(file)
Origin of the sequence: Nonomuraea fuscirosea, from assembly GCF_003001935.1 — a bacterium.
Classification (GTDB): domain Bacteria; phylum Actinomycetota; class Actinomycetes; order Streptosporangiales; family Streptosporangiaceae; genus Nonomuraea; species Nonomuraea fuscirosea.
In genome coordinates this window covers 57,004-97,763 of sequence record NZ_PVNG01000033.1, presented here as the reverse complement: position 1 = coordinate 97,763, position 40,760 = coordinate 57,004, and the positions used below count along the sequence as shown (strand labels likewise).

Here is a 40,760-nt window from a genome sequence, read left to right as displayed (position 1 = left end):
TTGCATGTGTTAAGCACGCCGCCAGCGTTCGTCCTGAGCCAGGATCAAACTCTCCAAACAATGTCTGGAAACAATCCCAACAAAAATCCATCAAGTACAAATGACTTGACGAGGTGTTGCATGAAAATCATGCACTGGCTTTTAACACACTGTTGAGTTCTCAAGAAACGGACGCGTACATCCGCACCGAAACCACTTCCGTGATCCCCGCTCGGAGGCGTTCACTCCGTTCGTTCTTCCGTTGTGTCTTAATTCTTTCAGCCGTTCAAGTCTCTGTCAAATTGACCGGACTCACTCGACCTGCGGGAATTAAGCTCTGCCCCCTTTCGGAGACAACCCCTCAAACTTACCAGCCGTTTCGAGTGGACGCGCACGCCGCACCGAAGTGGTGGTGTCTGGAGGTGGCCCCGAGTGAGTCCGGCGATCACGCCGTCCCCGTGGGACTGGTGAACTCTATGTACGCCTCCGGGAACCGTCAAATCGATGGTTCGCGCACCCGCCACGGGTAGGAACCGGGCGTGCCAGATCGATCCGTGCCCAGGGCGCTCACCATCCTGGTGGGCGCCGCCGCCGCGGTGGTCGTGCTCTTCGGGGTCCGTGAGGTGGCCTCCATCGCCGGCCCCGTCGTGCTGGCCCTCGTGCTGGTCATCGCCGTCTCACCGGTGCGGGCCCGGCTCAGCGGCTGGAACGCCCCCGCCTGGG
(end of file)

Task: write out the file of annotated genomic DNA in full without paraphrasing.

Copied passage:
Origin of the sequence: Nonomuraea fuscirosea, from assembly GCF_003001935.1 — a bacterium.
Classification (GTDB): domain Bacteria; phylum Actinomycetota; class Actinomycetes; order Streptosporangiales; family Streptosporangiaceae; genus Nonomuraea; species Nonomuraea fuscirosea.
In genome coordinates this window covers 57,004-97,763 of sequence record NZ_PVNG01000033.1, presented here as the reverse complement: position 1 = coordinate 97,763, position 40,760 = coordinate 57,004, and the positions used below count along the sequence as shown (strand labels likewise).

Here is a 40,760-nt window from a genome sequence, read left to right as displayed (position 1 = left end):
TTGCATGTGTTAAGCACGCCGCCAGCGTTCGTCCTGAGCCAGGATCAAACTCTCCAAACAATGTCTGGAAACAATCCCAACAAAAATCCATCAAGTACAAATGACTTGACGAGGTGTTGCATGAAAATCATGCACTGGCTTTTAACACACTGTTGAGTTCTCAAGAAACGGACGCGTACATCCGCACCGAAACCACTTCCGTGATCCCCGCTCGGAGGCGTTCACTCCGTTCGTTCTTCCGTTGTGTCTTAATTCTTTCAGCCGTTCAAGTCTCTGTCAAATTGACCGGACTCACTCGACCTGCGGGAATTAAGCTCTGCCCCCTTTCGGAGACAACCCCTCAAACTTACCAGCCGTTTCGAGTGGACGCGCACGCCGCACCGAAGTGGTGGTGTCTGGAGGTGGCCCCGAGTGAGTCCGGCGATCACGCCGTCCCCGTGGGACTGGTGAACTCTATGTACGCCTCCGGGAACCGTCAAATCGATGGTTCGCGCACCCGCCACGGGTAGGAACCGGGCGTGCCAGATCGATCCGTGCCCAGGGCGCTCACCATCCTGGTGGGCGCCGCCGCCGCGGTGGTCGTGCTCTTCGGGGTCCGTGAGGTGGCCTCCATCGCCGGCCCCGTCGTGCTGGCCCTCGTGCTGGTCATCGCCGTCTCACCGGTGCGGGCCCGGCTCAGCGGCTGGAACGCCCCCGCCTGGG